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Why would hearing muffs be tested against continuous and not impulse noise?

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Looking at a new pair of earmuffs that a NRR (Noise Reduction Rating) or 34 DB. However the fine print says that said rating is for continous noise and not impulse (like gunfire).

Why would they be tested that way as a big reason people buy earmuffs is to protect their hearing while shooting?

Why should this post be closed?

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2 answers

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Current testing is "is based upon idealized laboratory testing, the NRR can overestimate the protection"

There is some talk about changing the rating system, but in a quick search I don't find anything recent.

Some sources recommend wearing dual protection 'earmuffs and plugs' because the rating on the product, is NOT tested for impulse noises like gun shots.

References

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Doubling up only increases the protection by 5 DB https://outdoors.codidact.com/questions/58047 ‭Charlie Brumbaugh‭ 25 days ago

@charlie I did not dig into it, but part of what I read suggested the electronic earmuffs might provide better protection. ‭James Jenkins‭ 25 days ago

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Assuming the ear protector is a linear system, it will attenuate the various frequencies in a pulse the same as it would a steady tone at each frequency.

An impulse is by definition short-lived, and contains a wide spectrum of frequencies. Since the attenuation as a function of frequency varies, there is no easy single number for the attenuation of an impulse. This depends on the frequency content of the impulse.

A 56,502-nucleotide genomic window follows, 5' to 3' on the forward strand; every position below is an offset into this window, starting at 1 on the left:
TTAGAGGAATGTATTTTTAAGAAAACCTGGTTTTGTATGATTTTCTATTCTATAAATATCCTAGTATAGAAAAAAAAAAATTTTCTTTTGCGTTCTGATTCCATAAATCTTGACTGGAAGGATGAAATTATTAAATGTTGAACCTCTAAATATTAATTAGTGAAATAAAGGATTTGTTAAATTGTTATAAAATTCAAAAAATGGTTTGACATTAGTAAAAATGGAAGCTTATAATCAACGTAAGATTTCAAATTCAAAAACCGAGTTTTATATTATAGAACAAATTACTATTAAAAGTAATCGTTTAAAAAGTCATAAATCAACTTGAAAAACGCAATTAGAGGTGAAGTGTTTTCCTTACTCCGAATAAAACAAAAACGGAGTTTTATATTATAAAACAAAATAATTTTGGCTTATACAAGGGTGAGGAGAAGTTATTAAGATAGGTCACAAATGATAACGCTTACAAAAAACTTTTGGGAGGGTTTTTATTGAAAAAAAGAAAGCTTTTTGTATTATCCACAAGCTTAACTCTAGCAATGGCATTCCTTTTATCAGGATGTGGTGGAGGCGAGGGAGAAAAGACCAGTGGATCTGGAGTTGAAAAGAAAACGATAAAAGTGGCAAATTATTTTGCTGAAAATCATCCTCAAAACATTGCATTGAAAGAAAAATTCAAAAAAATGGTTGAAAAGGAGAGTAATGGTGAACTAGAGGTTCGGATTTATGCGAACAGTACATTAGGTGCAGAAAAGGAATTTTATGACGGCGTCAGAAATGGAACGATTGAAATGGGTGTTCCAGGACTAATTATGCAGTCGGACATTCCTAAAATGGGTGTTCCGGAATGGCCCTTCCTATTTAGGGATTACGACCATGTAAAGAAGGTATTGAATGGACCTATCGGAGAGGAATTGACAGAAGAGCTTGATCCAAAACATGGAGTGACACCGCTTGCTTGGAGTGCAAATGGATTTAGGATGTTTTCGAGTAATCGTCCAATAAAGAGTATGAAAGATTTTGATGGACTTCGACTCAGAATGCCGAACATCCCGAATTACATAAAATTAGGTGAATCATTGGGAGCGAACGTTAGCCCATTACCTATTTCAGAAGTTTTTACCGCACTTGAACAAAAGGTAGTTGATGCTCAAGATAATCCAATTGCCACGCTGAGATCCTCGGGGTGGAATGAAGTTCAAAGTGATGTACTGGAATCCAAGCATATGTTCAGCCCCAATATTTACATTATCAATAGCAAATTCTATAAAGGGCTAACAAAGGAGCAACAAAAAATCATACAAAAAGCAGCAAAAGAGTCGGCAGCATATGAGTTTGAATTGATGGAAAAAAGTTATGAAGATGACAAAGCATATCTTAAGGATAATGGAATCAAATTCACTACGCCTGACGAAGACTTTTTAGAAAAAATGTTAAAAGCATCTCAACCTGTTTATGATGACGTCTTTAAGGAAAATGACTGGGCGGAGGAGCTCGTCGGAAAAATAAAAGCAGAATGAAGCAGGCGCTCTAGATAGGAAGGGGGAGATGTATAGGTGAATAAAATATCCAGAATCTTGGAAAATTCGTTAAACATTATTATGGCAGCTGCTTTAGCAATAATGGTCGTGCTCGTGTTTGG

Even for continuous tones, a single attenuation number is a dumbed-down rating. I haven't looked at standards for hearing protection specs, but that single spec probably implies a particular frequency mix, and the attenuation at different frequencies may be weighed differently. Very likely, different standards agencies have different specs for this too.

It is a lot easier, and results in more reliable numbers, for manufacturers to test sound attenuation devices one frequency at a time. This is probably done with a slow frequency sweep. Surely they have a nice graph internally that shows attenuation as a function of frequency. Simpler specs are then derived from that.

If you had the graph and knew the frequency content of your "impulse", then you could compute some overall attenuation metric for that impulse. However, the next impulse could have a different frequency mix, and therefore a different overall attenuation. Without some definition of a standard impulse (a real mathematical impulse lasts 0 time and contains all frequencies equally), any impulse spec would be meaningless, and not particularly applicable to other impulses anyway.

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